We report the serendipitous detection by the XMM-Newton X-ray Observatory of an X-ray source at the position of the Type I (He- and N-rich) bipolar planetary nebula Hb 5. The Hb 5 X-ray source appears marginally resolved. While the small number of total counts (~170) and significant off-axis angle of the X-ray source (~7.8') precludes a definitive spatial analysis, the morphology of the X-ray emission appears to trace the brightest features seen in optical images of Hb 5. The X-ray spectrum is indicative of a thermal plasma at a temperature between 2.4 and 3.7 MK and appears to display strong Neon emission. The inferred X-ray luminosity is L_X = 1.5 x 10^32 ergs/s. These results suggest that the detected X-ray emission is dominated by shock-heated gas in the bipolar nebula, although we cannot rule out the presence of a point-like component at the position of the central star. The implications for and correspondence with current models of shock-heated gas in planetary nebulae is discussed.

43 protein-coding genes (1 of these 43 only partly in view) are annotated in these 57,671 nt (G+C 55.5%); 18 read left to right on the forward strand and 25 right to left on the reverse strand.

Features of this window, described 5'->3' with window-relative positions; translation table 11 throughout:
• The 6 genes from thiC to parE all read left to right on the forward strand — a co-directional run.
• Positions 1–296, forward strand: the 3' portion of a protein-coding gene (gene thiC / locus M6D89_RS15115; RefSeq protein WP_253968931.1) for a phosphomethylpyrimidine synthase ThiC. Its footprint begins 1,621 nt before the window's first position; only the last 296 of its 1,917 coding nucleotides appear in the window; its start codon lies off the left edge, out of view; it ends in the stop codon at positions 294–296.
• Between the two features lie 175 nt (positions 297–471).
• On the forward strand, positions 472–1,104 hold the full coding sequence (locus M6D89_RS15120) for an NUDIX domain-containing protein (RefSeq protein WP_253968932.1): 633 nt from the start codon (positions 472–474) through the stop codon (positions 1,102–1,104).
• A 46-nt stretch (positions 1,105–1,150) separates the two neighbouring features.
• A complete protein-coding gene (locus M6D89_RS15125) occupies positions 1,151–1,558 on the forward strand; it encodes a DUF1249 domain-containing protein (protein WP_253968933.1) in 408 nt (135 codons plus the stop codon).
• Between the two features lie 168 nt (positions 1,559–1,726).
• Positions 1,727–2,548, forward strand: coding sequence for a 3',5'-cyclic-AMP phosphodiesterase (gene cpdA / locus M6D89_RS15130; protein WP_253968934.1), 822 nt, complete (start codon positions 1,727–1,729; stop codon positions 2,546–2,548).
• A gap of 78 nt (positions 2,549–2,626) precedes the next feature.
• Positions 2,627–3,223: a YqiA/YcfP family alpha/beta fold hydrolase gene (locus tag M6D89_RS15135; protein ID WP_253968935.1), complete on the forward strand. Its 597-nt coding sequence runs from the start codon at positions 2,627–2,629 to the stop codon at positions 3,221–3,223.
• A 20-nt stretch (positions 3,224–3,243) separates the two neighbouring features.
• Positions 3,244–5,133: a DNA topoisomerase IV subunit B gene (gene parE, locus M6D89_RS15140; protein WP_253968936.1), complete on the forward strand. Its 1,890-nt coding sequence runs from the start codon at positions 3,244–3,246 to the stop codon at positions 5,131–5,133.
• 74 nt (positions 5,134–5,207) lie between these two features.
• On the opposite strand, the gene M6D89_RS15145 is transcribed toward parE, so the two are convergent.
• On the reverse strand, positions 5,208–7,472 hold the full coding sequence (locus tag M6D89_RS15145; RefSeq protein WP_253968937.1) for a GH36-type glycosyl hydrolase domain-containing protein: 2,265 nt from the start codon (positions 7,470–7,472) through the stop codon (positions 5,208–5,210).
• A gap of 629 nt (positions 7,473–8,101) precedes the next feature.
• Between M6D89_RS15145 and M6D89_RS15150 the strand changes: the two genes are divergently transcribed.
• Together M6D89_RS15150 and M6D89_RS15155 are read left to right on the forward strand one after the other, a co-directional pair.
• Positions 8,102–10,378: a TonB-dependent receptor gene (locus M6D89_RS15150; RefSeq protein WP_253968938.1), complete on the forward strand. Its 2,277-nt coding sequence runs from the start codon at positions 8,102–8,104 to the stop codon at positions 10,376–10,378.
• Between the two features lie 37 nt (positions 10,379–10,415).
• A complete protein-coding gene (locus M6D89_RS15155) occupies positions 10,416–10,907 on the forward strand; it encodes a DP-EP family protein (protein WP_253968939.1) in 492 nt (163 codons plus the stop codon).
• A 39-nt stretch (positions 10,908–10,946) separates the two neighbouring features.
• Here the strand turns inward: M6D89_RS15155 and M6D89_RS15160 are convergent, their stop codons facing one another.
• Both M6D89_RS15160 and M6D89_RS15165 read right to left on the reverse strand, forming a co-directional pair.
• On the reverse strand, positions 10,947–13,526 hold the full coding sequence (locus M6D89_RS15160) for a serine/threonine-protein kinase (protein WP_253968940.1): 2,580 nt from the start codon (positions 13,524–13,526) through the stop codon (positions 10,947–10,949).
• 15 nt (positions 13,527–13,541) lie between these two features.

Department, Program, or Center
Chester F. Carlson Center for Imaging Science (COS)
Montez, Rodolfo; Kastner, Joel; and Balick, Bruce, "Serendipitous XMM-Newton detection of x-ray emission from the bipolar planetary Nebula Hb 5" (2009). The Astrophysical Journal,Accessed from
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